Many articles and tutorials tell you how to breed bettas, what to do, what supplies to use.. but no one prepares you for an the hardest part.. letting go of the precious fish you raised since they were born.
It seems like only yesterday that my betta fry were born. They bounced up and down from their bubble nest as their father watched over them. He flared at me, warning me to stay away from his precious little babies. When they started free swimming, and no longer depend on their egg sack for nutrition, they hid among the tiny duckweed and water lettuce plants and preyed on micro organisms. I was so excited to feed them their first meal of live baby brine shrimp. Their natural instincts told them to chase the little wiggling creatures until their bellies turned orange and filled with food.
They grew FAST. Soon they started to develop fins and color up to the stereotypical "betta fry" color with the stripes on their body. They ate often, explored their planted grow out tank and started to learn to flare. Over time, they began to "marble" for the first time. From then on they changed colors a few time, usually right after a big water changes. Whenever I had to hand feed them or put my hand in the tank to siphon up water for water-changes they all crowded around my hand..curious...sometimes taking a nip at me just to make sure I was not food. They were inquisitive and each had their own personality. Some had favorite spots to sleep in.. some liked to hide under Indian Almond leaves..while others liked to stare at me and beg for food at the top of the tank.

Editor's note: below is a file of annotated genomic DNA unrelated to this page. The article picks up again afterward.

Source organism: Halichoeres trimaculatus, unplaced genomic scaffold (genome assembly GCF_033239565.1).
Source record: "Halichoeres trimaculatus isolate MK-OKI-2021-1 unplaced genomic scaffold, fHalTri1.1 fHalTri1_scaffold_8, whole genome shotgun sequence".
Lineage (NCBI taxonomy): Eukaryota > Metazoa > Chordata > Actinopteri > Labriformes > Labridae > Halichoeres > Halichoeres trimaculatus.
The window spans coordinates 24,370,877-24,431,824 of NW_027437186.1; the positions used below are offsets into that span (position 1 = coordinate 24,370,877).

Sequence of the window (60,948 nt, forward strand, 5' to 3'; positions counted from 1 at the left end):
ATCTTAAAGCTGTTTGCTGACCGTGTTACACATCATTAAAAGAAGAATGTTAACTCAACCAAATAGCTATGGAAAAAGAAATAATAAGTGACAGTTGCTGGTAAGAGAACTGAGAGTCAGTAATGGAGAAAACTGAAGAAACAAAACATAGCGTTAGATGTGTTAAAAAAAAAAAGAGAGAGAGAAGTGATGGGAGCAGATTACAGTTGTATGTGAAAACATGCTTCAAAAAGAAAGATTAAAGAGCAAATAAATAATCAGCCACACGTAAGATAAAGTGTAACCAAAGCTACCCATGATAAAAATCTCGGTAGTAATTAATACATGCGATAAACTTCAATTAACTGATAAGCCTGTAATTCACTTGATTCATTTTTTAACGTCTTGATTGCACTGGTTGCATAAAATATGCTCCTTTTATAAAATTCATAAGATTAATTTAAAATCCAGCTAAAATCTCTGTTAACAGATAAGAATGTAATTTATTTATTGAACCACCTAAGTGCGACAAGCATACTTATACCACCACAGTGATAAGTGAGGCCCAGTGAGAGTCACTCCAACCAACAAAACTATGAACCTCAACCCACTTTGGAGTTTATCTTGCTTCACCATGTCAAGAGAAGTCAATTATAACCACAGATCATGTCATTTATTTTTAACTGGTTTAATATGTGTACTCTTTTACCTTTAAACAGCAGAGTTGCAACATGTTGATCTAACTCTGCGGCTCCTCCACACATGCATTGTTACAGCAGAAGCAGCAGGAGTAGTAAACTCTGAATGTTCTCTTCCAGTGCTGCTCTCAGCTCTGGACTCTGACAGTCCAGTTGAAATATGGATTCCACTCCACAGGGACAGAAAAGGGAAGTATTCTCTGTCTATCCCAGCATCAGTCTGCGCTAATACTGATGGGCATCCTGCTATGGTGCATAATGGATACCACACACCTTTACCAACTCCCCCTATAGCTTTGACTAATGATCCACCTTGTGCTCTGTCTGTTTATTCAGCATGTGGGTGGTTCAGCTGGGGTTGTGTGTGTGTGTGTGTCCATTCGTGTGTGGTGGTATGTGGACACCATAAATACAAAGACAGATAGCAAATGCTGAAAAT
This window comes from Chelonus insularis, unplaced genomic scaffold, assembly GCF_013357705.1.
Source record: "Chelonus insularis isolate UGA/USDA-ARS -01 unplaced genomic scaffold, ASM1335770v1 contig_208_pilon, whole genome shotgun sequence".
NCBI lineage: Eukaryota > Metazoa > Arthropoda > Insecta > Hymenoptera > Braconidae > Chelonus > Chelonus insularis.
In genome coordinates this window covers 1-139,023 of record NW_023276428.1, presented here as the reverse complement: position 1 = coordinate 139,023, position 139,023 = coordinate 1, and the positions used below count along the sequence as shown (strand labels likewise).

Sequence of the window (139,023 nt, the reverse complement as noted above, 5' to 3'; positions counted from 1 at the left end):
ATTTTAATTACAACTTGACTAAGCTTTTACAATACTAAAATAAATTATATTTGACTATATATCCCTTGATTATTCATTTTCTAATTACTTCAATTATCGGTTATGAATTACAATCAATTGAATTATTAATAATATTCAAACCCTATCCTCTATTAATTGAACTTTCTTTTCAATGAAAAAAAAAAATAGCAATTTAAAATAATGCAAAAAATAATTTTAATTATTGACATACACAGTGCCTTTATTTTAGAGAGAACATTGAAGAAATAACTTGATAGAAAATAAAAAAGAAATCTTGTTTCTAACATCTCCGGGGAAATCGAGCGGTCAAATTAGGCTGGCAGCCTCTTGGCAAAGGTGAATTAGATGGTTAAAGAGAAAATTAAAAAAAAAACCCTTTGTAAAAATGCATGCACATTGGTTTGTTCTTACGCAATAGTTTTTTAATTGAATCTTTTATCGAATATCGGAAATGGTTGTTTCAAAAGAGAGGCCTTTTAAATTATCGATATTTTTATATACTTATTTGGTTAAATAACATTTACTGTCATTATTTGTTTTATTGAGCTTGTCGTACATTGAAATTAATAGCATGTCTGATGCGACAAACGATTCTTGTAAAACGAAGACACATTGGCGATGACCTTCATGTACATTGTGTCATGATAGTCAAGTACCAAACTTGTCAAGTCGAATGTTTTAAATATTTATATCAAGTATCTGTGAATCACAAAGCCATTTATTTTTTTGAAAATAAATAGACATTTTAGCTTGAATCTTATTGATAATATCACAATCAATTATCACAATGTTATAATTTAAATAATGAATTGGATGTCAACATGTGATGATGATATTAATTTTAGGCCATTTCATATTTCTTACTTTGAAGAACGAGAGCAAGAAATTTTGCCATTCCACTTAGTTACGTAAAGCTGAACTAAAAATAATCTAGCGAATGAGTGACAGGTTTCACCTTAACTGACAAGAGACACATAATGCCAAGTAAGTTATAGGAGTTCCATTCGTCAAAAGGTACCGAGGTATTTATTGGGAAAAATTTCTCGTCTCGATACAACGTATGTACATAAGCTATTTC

The aggression level began to raise and soon after I had to begin jarring them. With that, the inevitable began to dwell on me. In a few weeks I would have to sell my precious babies to new homes. It makes me nervous trusting strangers to look after them..but I trust the #CreativeCritters (my audience) to do their very best.
Breeding fish is an amazing experience. You can see behaviors of betta fish you would not have witnessed otherwise, you learn about fish growth, genetics, form, and lastly you get to enjoy raising fish from little eggs to sub adults. As they grow..enjoy it..take photos..record them..because one day it will be time for them to go to new owners. When that happens you will have cherished memories and photos to look back at. I am glad that I filmed the entire breeding journey because I can look back at it in a few years from now.